The valve should be installed based on the manufacturer’s installation instructions, which have specifications for placement and grading. Proper placement and installation of the backwater valve is extremely important. If placed in the wrong location relative to other plumbing fixtures on the sanitary lateral, the valve could be bypassed and provide no protection. This can in turn lead to sewer backup pressure which can cause cracks to the basement floor and lead to flooding.

If the weeping tiles are still connected to the sanitary sewer lateral downstream of the valve, sewage could be forced back into the weeping tiles and lead to structural damage to the foundation, which can also lead to infiltration flooding.

Like other parts of your home, backwater valves require periodic maintenance to ensure proper performance. An improperly maintained valve may fail during a flood. Most mainline backwater valves come with a see-through top so you can check to see if it is clogged with debris.

The valve should be checked regularly to ensure that it will function properly when it is needed. You will likely need the help of a qualified plumber to carry out maintenance of the valve.

After a backwater valve has been installed do not use plumbing, such as flushing toilets, running dishwashers, washing machines, or running taps, etc. during intense rainfall. If the home plumbing is used when the backwater valve is closed, water will have no way to exit your home until the valve has reopened.

If you’re not sure if the valve is closed, check it – you should be able to see it through the clear, plastic top.

Is Your Coverage Enough To Replace Everything You Own?

Is Your Coverage Enough To Replace Everything You Own?

If you lost everything you own in a fire tonight, would your current homeowners insurance be enough to cover your total loss?

Chances are, if you are like a number of homeowners, it will not.

Sadly, many people miscalculate the value of their possessions and are left frustrated when a tragedy happens.

By taking the steps outlined below you can have peace of mind that, if something unfortunate ever occurs, you have an accurate inventory of all your belongings and have enough coverage to replace them.


Catalog your possessions and what they are worth. Six easy ways to keep an accurate record include:

  • Snap a photo — smart phones and digital cameras make this easy.
  • Take a video tour — use the video on your smart phone or camcorder to capture your belongings room by room.
  • Write down the details — support your visual record with a written list that offers details on serial numbers, make, model and any other pertinent information.
  • Save receipts for high-dollar purchases.
  • Update your list annually and when you make a major purchase.
  • Keep your inventory records in a safety deposit box or other secure location outside your home.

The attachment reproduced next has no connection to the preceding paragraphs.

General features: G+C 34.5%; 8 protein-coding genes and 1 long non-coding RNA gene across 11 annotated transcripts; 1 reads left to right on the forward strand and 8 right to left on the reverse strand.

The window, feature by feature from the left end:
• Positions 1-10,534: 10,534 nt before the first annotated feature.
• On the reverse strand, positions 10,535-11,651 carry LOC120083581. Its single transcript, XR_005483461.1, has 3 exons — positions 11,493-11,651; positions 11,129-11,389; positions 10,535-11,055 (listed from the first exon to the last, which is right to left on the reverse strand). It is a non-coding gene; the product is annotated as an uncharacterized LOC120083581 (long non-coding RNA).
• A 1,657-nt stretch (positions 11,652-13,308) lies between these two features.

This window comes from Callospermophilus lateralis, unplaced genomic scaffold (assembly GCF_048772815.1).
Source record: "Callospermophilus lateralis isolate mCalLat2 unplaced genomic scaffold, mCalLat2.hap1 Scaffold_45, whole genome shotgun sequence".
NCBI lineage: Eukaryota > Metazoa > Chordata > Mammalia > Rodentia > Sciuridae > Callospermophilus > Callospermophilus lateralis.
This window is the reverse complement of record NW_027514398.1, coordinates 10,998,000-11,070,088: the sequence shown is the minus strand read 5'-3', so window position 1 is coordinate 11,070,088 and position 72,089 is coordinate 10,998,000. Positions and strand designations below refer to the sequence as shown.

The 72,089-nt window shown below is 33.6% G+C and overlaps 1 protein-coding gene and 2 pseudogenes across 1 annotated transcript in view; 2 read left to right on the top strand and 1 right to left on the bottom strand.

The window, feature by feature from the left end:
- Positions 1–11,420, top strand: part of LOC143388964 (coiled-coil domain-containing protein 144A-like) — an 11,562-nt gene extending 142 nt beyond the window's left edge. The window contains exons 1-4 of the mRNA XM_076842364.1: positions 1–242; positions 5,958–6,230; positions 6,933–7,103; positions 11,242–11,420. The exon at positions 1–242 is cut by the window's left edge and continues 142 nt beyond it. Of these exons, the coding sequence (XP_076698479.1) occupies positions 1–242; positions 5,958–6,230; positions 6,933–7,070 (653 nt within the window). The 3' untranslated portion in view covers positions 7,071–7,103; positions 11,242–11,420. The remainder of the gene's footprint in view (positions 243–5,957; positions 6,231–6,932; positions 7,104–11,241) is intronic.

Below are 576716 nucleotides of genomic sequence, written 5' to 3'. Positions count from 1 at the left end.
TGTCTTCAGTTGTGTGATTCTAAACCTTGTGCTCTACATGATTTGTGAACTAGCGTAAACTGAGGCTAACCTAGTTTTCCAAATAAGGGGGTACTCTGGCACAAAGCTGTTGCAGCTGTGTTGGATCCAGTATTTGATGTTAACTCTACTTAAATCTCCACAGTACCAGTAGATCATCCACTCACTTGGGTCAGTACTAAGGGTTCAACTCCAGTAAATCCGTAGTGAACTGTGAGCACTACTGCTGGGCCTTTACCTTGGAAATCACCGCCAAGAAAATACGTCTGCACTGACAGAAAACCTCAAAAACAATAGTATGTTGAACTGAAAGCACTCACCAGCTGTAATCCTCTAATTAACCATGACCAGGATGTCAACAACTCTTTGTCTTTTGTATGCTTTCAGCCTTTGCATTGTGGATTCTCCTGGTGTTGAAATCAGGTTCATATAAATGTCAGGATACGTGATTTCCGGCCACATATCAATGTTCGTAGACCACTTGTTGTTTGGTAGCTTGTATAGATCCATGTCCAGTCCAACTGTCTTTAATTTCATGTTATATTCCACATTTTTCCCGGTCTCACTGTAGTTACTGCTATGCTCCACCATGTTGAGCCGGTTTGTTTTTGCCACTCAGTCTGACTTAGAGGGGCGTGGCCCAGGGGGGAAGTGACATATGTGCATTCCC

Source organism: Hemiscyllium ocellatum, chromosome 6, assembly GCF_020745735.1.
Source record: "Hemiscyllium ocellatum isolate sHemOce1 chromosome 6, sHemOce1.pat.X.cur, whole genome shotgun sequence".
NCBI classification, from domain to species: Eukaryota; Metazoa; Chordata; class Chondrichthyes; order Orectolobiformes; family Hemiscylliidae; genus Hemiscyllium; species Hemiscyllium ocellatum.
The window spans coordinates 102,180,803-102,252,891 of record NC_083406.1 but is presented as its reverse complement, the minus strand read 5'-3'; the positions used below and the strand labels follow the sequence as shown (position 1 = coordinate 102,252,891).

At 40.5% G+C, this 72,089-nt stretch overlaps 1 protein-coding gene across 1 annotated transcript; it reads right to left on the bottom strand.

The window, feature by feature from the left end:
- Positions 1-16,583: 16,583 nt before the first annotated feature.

Smart Tips:

You could use an app called Evernote to accomplish all of the above.

Update your inventory list on your annual policy renewal date.


If anything is certain it’s that things change. The initial limit you selected for your insurance policy was based on the belongings you had at that time.

Ask yourself these five questions when checking your coverage:

  • Would the estimated value shown on your policy pay to replace everything in your home today?
  • Have you taken into account the cost to replace your items at current prices?
  • Have you included the cost to replace less obvious things like clothes, kitchen appliances and tools, air purifiers, portable electronics (tablets, MP3 players, laptops, gaming consoles and accessories) and furniture?
  • Have you factored in the cost to replace antiques and other unique valuables? If so, be sure to add them to your policy with a certificate of appraisal.
  • Does your policy have coverage limits for computers, bikes or jewellery? If these limits do not cover your items, talk to your insurance broker about adding options that protect you.

While it is tempting to save money on premiums by reducing your coverage, doing so can end up costing you more if a tragedy occurs that results in the loss of all your possessions. It is worth spending the extra few dollars each month to ensure you have adequate coverage when it counts.

Smart Tips:

  • Include taxes when you update your inventory.
  • Change your policy immediately if the value of your belongings is greater than the value listed on your policy.
  • Do not over-insure or under-insure your possessions.
Business Interrupted. Now What?

Business Interrupted. Now What?


In this situation, your property policy pays to repair the building and replace your contents.

Your business losses (loss of income) are covered depending on the type of Business Interruption Insurance you’ve chosen.

If you have Gross Profits Insurance, your loss of income is paid while closed for repairs and while you rebuild your business to its original level, up to the limit of coverage.

On the other hand, Gross Earnings Insurance only covers the income lost during the time required to repair the premises.

If you own rental income property, you also have two choices for Business Interruption Insurance.

Gross Rentals Insurance acts on the same basis as Gross Profit Insurance. If your apartment building suffered a fire, your Gross Rentals Insurance will pay for the loss of income during the repair period and for lost income during the time it take to rent all of the damaged apartments up to the limit of coverage.

Whether your business is retail, restaurant, manufacturing or rental properties, we can offer the appropriate Business Interruption Insurance to protect you from loss of income. Call us to get started.